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Chronic Pain Management
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Resource Description: 
Since 1980, the ACPA has offered peer support and education in pain management skills to people with pain, family and friends, and health care professionals.
The American Pain Foundation (APF) Action Network believes people have the right to timely, appropriate and effective pain care and is dedicated to SPEAKING OUT for the rights of people with pain.
The mission of NINDS is to reduce the burden of neurological disease - a burden borne by every age group, by every segment of society, by people all over the world.
Episode number: 
802

(Source: NINDS / NIH) While acute pain is a normal sensation triggered in the nervous system to alert you to possible injury and the need to take care of yourself, chronic pain is different. Chronic pain persists. Pain signals keep firing in the nervous system for weeks, months, even years. There may have been an initial mishap -- sprained back, serious infection, or there may be an ongoing cause of pain -- arthritis, cancer, ear infection, but some people suffer chronic pain in the absence of any past injury or evidence of body damage. Many chronic pain conditions affect older adults.

Symptoms of chronic pain

Common chronic pain complaints include headache, low back pain, cancer pain, arthritis pain, neurogenic pain (pain resulting from damage to the peripheral nerves or to the central nervous system itself), psychogenic pain (pain not due to past disease or injury or any visible sign of damage inside or outside the nervous system).  A person may have two or more co-existing chronic pain conditions.  Such conditions can include chronic fatigue syndrome, endometriosis, fibromyalgia, inflammatory bowel disease, interstitial cystitis, temporomandibular joint dysfunction, and vulvodynia.  It is not known whether these disorders share a common cause.

Treatment of chronic pain

Medications, acupuncture, local electrical stimulation, and brain stimulation, as well as surgery, are some treatments for chronic pain. Some physicians use placebos, which in some cases has resulted in a lessening or elimination of pain. Psychotherapy, relaxation and medication therapies, biofeedback, and behavior modification may also be employed to treat chronic pain.

Many people with chronic pain can be helped if they understand all the causes of pain and the many and varied steps that can be taken to undo what chronic pain has done. Scientists believe that advances in neuroscience will lead to more and better treatments for chronic pain in the years to come.

Source: NINDS / NIH  

Facts about pain:

  • Pain affects more Americans than diabetes, heart disease and cancer combined.
  • Pain is cited as the most common reason Americans access the health care system. It is a leading cause of disability and it is a major contributor to health care costs.
  • According to the National Center for Health Statistics (2006), approximately 76.2 million, one in every four Americans, have suffered from pain that lasts longer than 24 hours and millions more suffer from acute pain.
  • Chronic pain is the most common cause of long-term disability.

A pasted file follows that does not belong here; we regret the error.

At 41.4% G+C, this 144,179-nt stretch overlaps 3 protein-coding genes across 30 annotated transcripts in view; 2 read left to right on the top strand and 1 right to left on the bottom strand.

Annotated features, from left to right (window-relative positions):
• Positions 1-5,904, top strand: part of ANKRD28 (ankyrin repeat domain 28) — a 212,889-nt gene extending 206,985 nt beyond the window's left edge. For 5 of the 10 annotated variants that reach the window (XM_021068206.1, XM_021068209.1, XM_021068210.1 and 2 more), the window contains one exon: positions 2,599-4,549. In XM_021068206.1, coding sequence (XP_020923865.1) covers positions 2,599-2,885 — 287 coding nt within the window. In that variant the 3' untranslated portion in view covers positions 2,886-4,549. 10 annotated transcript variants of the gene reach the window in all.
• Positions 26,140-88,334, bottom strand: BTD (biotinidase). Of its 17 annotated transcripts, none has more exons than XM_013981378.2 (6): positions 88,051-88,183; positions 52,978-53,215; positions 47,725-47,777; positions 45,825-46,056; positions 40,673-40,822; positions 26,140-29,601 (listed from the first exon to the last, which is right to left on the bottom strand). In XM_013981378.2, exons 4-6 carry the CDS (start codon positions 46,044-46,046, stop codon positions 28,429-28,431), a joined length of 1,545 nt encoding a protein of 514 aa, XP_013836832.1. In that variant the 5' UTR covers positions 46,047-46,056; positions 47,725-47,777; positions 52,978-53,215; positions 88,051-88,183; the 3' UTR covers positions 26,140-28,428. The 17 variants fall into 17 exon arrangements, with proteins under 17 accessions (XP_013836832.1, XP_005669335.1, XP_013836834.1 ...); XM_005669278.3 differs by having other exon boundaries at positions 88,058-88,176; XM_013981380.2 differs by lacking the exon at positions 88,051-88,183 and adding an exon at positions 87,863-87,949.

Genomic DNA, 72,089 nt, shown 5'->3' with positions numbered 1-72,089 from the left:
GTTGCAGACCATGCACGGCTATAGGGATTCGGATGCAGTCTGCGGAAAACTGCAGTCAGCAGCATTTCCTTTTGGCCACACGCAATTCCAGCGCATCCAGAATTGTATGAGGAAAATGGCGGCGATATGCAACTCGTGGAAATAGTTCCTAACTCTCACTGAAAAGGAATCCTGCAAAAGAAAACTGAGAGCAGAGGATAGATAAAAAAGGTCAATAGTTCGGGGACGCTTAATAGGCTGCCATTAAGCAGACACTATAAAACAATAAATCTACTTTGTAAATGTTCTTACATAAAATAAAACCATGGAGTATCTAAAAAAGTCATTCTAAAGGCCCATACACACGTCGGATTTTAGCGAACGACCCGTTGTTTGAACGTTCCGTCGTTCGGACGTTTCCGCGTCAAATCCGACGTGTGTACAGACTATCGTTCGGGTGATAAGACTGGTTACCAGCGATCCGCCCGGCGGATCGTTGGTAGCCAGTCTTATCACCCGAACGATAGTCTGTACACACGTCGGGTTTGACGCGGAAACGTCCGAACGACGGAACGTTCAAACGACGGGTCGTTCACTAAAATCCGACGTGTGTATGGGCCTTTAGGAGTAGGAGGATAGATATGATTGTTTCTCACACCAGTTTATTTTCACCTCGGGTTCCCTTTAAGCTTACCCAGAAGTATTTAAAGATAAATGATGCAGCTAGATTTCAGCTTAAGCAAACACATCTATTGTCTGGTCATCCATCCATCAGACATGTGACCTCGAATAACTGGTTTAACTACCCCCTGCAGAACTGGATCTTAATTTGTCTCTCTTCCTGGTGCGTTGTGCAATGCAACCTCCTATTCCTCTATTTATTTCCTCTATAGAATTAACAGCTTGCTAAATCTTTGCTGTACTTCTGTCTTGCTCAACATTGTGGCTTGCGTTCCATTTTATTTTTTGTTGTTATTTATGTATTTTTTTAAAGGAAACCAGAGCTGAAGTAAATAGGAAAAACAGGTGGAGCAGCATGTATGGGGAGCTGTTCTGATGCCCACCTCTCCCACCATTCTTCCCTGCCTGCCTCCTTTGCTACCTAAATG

• The diversity of pain conditions requires a diversity of research and treatment approaches.
  • Pain can be a chronic disease, a barrier to cancer treatment, and can occur alongside other diseases and conditions (e.g. depression, post-traumatic stress disorder, traumatic brain injury).
  • For infants and children, pain requires special attention, particularly because they are not always able to describe the type, degree, or location of pain they are experiencing.
  • Discoveries of differences in pain perceptions and responses to treatment by gender has have led to new directions for research on the experience and relief of pain. For example, medications called kappa-opioids provide good relief from acute pain in women, yet increase pain in men.
  • NIH-supported scientists identified a gene variant of an enzyme that reduces sensitivity to acute pain and decreases the risk of chronic pain.
  • COX-2 (cyclooxygenase-2) is a major contributor to pain associated with inflammation. A study of genes affected by COX-2 led to the discovery of its role in connection to multiple cellular pathways that contribute to pain relief and adverse side-effects.
  • Behavioral interventions for pain also demonstrate promise for providing pain relief either in conjunction with or in lieu of drug interventions. For example, NIH-supported research has demonstrated that individualized pain management programs may reduce cancer pain for some patients.

Source: NIH Fact Sheets 

Key Point 1 

Pain can be useful, alerting us to the fact that something isn’t right, but chronic pain can become the problem rather than the symptom.  The emotional toll of chronic pain can also make pain worse and may compromise the body’s healing abilities and cause changes in the way our brains work.

Key Point 2

The goal of chronic pain management isn’t to make the pain go away but to make the patient’s life more livable and less painful.  Being able to live the most normal, active and functional life with the least pain is the goal.

Medline Plus

Medline Description: 

Interactive Medical Search logoConduct an off-site search for Chronic Pain from MedlinePlus.  These up-to-date search results are based on search terms specific to Second Opinion Key Points.

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